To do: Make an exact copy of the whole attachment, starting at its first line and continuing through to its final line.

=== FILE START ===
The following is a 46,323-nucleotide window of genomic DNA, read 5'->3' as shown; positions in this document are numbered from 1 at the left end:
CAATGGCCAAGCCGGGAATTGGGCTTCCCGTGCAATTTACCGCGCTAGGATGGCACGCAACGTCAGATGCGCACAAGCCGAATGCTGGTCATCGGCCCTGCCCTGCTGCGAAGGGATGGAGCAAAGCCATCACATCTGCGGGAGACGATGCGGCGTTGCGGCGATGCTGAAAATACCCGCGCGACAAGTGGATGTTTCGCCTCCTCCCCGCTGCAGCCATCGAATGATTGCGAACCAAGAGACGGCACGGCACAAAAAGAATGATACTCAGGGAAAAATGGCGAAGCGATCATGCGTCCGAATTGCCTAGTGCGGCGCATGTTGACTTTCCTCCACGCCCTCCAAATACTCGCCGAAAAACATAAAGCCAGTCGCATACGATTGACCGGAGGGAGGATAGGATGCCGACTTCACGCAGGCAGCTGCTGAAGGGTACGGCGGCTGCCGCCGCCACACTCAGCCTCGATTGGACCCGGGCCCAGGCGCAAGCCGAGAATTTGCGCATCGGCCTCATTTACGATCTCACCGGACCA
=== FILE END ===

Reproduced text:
The following is a 46,323-nucleotide window of genomic DNA, read 5'->3' as shown; positions in this document are numbered from 1 at the left end:
CAATGGCCAAGCCGGGAATTGGGCTTCCCGTGCAATTTACCGCGCTAGGATGGCACGCAACGTCAGATGCGCACAAGCCGAATGCTGGTCATCGGCCCTGCCCTGCTGCGAAGGGATGGAGCAAAGCCATCACATCTGCGGGAGACGATGCGGCGTTGCGGCGATGCTGAAAATACCCGCGCGACAAGTGGATGTTTCGCCTCCTCCCCGCTGCAGCCATCGAATGATTGCGAACCAAGAGACGGCACGGCACAAAAAGAATGATACTCAGGGAAAAATGGCGAAGCGATCATGCGTCCGAATTGCCTAGTGCGGCGCATGTTGACTTTCCTCCACGCCCTCCAAATACTCGCCGAAAAACATAAAGCCAGTCGCATACGATTGACCGGAGGGAGGATAGGATGCCGACTTCACGCAGGCAGCTGCTGAAGGGTACGGCGGCTGCCGCCGCCACACTCAGCCTCGATTGGACCCGGGCCCAGGCGCAAGCCGAGAATTTGCGCATCGGCCTCATTTACGATCTCACCGGACCA